However, the noble expectations of Tanzanians upon Prof. Juma should be within the scope of the mandate, powers and functions of his office as prescribed by the Constitution; the Judiciary Administration Act, 2011; the Appellate Jurisdiction Act, 1979; and any other written law.

Tanzanians should also take cognizance of the fact that Prof. Juma cannot ensure dispensation of quality justice alone, since the greater part of his powers are at the Judicial Service Commission (JSC) and the Court of Appeal of Tanzania (CAT) where he has to work collegially with colleagues.

He also needs the support of the Executive arm of the Dr. Magufuli-led government for the suave management of court administrative systems and the execution of decrees from various Tanzanian courts.

In short, the triumph or foundering of the Judiciary over some of the big problems it faces; to wit, delay of cases and corruption is not entirely dependent on Prof. Juma, but on the joint efforts of all Tanzanians and stakeholders to perform bountifully their duties in bringing about coordinated, unified and integrated reforms and improving the Judiciary.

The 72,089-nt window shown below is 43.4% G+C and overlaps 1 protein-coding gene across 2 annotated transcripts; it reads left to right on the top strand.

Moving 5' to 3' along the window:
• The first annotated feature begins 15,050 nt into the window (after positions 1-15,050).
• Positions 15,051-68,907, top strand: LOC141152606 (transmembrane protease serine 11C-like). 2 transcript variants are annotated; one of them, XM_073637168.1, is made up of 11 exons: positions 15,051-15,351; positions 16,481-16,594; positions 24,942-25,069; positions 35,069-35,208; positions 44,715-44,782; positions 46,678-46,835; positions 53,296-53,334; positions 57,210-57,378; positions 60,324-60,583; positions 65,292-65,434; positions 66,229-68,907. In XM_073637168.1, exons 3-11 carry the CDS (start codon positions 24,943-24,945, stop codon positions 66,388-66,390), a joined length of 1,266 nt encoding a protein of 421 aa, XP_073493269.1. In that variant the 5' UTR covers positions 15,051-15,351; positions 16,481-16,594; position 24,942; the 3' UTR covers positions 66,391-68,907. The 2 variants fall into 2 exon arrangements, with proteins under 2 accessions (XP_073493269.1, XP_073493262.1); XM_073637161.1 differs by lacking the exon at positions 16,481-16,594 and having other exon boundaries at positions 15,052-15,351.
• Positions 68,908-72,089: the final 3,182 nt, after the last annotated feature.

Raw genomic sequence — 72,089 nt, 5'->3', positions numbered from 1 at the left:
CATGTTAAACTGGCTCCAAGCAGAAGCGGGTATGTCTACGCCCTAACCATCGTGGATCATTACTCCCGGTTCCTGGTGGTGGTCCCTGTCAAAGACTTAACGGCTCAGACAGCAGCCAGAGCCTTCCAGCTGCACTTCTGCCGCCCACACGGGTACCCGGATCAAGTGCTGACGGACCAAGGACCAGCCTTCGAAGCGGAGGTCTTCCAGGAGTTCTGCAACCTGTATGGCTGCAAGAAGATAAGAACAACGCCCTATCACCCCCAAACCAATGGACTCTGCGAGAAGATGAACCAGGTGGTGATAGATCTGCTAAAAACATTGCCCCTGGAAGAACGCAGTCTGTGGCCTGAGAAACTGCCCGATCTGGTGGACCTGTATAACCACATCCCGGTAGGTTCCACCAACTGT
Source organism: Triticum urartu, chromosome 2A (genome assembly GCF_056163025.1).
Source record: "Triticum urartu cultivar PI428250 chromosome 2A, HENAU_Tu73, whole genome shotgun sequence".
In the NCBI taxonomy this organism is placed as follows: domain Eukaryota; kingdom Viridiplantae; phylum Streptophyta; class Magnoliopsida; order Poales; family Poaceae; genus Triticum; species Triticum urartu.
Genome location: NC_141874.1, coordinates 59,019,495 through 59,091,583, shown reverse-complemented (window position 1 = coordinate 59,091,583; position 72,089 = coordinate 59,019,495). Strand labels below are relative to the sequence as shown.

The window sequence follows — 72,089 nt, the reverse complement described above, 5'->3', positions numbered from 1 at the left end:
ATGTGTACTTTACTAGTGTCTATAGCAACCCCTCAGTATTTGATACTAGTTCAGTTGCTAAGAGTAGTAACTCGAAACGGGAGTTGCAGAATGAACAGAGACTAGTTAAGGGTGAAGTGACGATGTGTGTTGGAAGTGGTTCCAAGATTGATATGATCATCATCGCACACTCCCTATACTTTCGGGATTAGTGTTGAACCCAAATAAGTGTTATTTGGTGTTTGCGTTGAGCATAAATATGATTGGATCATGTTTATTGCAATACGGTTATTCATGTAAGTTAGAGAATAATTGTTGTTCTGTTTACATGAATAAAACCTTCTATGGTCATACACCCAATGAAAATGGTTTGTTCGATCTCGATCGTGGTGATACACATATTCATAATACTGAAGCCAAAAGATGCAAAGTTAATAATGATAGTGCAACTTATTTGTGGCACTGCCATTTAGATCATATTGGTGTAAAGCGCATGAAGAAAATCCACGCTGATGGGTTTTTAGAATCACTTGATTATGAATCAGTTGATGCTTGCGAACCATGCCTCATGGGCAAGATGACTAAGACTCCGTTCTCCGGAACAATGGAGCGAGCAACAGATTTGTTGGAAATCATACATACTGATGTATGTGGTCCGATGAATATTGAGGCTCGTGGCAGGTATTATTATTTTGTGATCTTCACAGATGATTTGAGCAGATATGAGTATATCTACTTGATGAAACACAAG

Tanzanians as court users must steer clear of corruption at all costs. A bigger picture of the repercussions of a corrupt Judiciary is that of dissuading Tanzanians to bring their genuine disputes to courts established by law and encouraging extra-judicial means of dispute resolution.

This utterly upsets the genuine interests of the disabled and vulnerable Tanzanians, including women and widows and children and further exacerbates their position in the society. A corrupt Judiciary may also stunt trade and commerce as there would be no impartial arbiter to hear and determine trade and commercial disputes and Foreign Direct Investment (FDI) inflows into Tanzania may shrink if the laws of Tanzania are not upheld and enforced.